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Member Comments

I was a chubby child. I was fairly active, at least as much as my age mates, and my parents controlled my food. I didn't have the opportunity to go buy junk foods. It wasn't available and I didn't have the money. But I was still a chubby child. I was told over and over again, I was chubby. I needed to move more. I didn't need the treats other children got. It wasn't happy. I tend to ignore comments about my weight now because it was the only defense I had growing up. Report
Thank you for the good tips! I will put some of them in practice with my son. Report
Parents, whether overweight, obese or not, must be aware of their children healthiness. We are forging our dear children's future. Report
great article Report
Good Article Nicole. Thanks Report
Thanks for the article. Report
Thanks Report
I was an overweight child. When I was 8 years old, the pediatrician told my parents I was 20 lbs over my normal weight. And then started the battle! Report
Good read. Good need-to-know information! Thanks! Report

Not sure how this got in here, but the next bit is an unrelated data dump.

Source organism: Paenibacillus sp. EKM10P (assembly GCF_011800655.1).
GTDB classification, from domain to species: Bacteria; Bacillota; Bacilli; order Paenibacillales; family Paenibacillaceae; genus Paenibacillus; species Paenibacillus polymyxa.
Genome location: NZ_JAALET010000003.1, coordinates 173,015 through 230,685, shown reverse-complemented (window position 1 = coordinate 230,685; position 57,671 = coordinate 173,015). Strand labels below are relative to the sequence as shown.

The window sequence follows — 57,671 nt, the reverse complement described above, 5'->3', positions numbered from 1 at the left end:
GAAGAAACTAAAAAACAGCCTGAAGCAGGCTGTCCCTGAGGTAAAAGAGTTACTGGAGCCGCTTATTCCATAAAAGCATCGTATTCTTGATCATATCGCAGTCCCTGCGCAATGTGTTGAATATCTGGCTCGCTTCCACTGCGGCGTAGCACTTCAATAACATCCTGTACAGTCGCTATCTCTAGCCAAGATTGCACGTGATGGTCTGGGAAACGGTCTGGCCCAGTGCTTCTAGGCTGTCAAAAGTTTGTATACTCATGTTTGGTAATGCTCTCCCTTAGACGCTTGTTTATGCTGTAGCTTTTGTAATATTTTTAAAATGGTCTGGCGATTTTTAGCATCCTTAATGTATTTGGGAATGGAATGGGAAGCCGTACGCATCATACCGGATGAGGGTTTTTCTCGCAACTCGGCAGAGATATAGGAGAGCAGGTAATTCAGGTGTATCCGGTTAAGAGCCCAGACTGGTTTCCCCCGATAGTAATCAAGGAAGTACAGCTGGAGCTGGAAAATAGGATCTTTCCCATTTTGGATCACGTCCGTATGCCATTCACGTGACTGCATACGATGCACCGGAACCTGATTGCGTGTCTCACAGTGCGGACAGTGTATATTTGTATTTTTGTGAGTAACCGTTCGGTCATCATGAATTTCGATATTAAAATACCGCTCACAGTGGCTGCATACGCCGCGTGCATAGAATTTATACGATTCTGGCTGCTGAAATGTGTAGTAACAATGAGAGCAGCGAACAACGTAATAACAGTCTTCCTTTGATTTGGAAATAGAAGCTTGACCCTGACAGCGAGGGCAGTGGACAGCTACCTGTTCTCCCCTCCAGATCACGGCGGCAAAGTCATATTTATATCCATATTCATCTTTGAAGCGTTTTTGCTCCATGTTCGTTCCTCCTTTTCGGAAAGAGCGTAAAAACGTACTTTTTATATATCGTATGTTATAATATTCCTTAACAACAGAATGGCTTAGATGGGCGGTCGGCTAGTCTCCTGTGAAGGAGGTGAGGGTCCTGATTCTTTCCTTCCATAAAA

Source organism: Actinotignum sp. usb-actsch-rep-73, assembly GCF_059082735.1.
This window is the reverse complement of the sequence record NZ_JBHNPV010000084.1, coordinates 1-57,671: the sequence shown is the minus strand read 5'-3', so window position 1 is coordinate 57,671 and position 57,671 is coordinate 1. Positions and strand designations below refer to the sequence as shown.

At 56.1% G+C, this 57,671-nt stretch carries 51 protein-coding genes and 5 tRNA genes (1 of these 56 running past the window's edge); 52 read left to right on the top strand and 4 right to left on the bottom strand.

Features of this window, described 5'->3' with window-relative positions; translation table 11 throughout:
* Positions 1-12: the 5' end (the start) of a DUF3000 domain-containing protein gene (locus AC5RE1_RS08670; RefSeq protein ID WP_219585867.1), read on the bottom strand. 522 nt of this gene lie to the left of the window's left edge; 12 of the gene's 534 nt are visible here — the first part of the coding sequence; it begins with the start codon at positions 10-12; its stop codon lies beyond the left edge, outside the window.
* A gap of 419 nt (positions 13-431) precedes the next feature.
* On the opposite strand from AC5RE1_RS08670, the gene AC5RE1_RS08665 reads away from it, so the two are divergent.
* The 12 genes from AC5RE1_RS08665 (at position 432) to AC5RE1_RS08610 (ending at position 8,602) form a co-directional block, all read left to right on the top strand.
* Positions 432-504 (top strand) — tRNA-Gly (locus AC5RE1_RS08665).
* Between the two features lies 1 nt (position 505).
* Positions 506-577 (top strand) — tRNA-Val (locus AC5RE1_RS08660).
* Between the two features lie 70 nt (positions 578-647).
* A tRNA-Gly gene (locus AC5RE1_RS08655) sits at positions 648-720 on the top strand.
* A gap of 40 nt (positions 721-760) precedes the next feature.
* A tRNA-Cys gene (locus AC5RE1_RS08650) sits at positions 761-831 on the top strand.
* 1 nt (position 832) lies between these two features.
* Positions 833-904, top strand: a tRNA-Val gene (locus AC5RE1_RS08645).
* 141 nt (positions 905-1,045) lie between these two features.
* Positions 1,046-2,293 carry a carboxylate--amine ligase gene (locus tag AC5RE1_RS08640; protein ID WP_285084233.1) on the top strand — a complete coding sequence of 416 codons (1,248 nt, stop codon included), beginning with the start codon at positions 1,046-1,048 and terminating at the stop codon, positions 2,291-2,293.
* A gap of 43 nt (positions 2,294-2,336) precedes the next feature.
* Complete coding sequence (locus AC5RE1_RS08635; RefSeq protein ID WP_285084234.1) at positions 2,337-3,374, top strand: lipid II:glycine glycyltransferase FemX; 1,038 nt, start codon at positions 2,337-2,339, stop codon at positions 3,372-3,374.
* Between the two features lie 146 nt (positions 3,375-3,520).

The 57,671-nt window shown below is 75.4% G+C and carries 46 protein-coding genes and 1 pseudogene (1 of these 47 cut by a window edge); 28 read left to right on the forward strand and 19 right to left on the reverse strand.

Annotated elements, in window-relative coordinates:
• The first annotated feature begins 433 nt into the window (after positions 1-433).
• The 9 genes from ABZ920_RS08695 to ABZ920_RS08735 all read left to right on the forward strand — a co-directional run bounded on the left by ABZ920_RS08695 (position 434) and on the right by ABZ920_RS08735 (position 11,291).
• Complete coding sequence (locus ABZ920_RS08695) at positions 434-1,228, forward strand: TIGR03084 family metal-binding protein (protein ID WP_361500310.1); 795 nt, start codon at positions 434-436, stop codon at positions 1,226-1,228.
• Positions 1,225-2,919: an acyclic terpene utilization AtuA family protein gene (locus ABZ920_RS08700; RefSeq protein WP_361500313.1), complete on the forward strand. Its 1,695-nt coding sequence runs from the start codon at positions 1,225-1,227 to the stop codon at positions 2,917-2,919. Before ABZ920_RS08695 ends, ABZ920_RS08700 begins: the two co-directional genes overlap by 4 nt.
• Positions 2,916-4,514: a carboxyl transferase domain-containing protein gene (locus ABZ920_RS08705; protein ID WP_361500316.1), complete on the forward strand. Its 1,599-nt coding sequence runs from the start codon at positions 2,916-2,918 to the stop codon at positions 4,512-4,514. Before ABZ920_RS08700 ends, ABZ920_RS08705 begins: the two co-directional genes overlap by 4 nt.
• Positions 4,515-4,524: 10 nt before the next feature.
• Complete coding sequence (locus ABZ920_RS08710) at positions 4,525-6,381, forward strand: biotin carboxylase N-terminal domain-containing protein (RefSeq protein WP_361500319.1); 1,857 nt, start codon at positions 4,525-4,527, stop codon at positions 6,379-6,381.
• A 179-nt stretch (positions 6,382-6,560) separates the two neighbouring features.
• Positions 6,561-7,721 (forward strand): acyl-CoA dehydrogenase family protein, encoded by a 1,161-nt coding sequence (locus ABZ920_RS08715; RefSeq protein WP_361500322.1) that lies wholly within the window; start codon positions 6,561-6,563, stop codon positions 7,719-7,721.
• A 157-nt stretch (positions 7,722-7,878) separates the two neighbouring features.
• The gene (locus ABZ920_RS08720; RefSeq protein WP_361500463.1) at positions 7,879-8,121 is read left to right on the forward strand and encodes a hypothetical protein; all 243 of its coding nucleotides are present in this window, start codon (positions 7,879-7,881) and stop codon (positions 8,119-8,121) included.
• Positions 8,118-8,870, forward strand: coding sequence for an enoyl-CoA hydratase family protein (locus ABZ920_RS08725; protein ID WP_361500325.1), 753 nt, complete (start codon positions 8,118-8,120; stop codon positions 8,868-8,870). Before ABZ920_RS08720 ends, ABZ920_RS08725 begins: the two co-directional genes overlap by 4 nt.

(friendly reminder-might want to refrain from sharing the flaws of other people's children and their bad habits on a public forum, sometimes we don't need to know the WHO and a more general approach would probably be better. You never know when that person might join spark and come across the comments they were referenced in. That would be painful and embarrassing to know they were used as a bad example.) Report
This is a hard topic to tackle. I try to encourage my children to be active and eat right and the more I do, the more they go the opposite direction. Report
Thanks Report
Good article Report
Good article. Report
MUSICNUT
Thanks for the great article! :) Report


 

About The Author

Nicole Nichols
Nicole Nichols
A certified personal trainer and fitness instructor with a bachelor's degree in health education, Nicole loves living a healthy and fit lifestyle and helping others do the same. Nicole was formerly SparkPeople's fitness expert and editor-in-chief, known on the site as "Coach Nicole." Make sure to explore more of her articles and blog posts.